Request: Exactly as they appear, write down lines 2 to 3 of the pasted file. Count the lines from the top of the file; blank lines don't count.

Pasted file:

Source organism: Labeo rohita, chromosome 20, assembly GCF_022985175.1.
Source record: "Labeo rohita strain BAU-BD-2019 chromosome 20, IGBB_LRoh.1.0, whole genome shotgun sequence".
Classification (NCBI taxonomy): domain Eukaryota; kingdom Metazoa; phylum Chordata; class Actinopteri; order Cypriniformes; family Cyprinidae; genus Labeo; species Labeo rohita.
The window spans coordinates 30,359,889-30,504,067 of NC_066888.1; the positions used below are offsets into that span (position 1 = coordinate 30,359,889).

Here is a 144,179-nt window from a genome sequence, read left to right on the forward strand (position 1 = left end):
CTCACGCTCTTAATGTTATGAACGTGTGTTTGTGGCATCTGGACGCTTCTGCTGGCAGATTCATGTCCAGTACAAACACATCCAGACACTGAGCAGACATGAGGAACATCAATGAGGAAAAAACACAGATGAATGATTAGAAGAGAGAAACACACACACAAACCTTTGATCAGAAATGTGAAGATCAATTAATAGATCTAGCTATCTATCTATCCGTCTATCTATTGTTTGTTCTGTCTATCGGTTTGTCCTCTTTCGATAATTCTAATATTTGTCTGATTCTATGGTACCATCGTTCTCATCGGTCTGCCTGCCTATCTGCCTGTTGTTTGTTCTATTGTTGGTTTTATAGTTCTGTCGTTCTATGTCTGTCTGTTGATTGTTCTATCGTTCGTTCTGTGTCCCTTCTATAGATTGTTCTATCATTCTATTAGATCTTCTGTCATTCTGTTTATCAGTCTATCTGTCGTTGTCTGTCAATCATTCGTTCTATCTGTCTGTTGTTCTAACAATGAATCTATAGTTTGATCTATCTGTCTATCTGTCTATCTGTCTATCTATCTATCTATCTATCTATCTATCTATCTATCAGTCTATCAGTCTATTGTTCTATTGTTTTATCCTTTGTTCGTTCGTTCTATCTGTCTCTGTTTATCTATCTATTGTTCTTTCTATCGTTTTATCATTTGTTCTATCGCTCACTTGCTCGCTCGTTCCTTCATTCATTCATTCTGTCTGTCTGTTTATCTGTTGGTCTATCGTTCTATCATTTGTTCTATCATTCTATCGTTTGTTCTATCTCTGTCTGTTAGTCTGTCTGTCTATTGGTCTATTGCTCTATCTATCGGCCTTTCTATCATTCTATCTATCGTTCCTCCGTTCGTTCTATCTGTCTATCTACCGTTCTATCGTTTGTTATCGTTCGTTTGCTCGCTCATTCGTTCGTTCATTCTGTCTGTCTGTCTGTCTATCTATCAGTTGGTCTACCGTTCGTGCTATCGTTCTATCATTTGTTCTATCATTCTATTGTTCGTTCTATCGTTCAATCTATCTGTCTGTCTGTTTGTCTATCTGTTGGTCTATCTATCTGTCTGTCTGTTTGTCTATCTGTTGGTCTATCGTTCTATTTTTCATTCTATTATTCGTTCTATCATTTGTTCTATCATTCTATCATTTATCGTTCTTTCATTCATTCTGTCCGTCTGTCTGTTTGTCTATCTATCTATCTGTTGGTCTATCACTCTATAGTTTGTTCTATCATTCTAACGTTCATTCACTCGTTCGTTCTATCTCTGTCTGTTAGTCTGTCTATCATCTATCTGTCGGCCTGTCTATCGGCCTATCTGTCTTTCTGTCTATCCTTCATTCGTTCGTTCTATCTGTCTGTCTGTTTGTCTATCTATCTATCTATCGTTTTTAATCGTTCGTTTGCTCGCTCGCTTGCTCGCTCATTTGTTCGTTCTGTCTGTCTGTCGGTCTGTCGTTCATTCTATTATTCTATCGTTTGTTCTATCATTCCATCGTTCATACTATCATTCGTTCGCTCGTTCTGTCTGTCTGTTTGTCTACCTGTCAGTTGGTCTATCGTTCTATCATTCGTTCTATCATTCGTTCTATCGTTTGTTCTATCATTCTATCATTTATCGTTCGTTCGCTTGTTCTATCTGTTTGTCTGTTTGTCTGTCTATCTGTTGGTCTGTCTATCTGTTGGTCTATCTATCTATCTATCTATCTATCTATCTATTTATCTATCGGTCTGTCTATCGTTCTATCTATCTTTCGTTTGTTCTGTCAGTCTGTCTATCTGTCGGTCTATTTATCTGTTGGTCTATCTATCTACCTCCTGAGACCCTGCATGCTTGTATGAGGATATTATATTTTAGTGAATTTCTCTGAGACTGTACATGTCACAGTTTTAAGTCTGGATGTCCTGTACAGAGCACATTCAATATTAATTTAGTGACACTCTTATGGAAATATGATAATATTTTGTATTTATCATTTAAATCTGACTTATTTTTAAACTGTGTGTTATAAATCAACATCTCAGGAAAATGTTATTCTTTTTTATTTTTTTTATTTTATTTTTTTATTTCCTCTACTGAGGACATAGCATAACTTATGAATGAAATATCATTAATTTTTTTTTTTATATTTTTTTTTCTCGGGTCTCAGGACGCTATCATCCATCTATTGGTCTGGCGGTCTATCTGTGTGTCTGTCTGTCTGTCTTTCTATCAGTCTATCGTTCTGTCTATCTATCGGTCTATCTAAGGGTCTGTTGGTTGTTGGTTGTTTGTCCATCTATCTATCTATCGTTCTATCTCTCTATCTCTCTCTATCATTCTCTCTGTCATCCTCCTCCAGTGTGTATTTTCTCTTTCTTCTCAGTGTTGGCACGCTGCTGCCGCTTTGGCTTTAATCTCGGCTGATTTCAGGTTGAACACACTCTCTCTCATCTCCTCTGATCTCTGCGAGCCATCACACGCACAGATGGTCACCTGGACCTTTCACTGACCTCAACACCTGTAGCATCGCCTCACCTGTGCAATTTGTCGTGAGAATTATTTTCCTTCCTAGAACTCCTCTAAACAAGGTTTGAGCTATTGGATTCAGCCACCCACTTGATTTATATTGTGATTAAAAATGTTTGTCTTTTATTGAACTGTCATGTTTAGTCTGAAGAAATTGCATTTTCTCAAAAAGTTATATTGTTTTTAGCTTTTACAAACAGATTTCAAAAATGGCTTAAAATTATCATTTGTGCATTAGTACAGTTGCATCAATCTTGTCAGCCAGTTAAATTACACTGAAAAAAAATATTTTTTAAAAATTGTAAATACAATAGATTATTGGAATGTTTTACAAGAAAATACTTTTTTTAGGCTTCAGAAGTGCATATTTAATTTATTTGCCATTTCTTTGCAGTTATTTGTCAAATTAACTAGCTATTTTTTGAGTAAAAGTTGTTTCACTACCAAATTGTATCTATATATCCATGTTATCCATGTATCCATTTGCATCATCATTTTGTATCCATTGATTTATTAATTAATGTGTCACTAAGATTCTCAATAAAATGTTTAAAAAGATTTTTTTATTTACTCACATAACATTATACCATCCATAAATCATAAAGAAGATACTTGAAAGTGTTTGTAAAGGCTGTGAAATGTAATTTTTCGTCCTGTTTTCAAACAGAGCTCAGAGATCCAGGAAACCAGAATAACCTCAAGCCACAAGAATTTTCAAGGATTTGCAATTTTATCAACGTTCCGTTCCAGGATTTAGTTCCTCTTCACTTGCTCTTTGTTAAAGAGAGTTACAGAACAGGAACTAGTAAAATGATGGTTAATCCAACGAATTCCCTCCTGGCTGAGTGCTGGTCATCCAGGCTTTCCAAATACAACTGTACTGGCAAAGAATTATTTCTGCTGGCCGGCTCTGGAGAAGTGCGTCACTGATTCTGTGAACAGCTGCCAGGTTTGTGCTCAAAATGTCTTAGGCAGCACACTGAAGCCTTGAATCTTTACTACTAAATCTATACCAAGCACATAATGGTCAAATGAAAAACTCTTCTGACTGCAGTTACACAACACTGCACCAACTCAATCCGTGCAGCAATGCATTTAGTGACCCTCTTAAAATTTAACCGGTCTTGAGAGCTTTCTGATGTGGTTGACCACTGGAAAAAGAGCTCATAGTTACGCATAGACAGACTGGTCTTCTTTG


Source record: "Labeo rohita strain BAU-BD-2019 chromosome 20, IGBB_LRoh.1.0, whole genome shotgun sequence".
Classification (NCBI taxonomy): domain Eukaryota; kingdom Metazoa; phylum Chordata; class Actinopteri; order Cypriniformes; family Cyprinidae; genus Labeo; species Labeo rohita.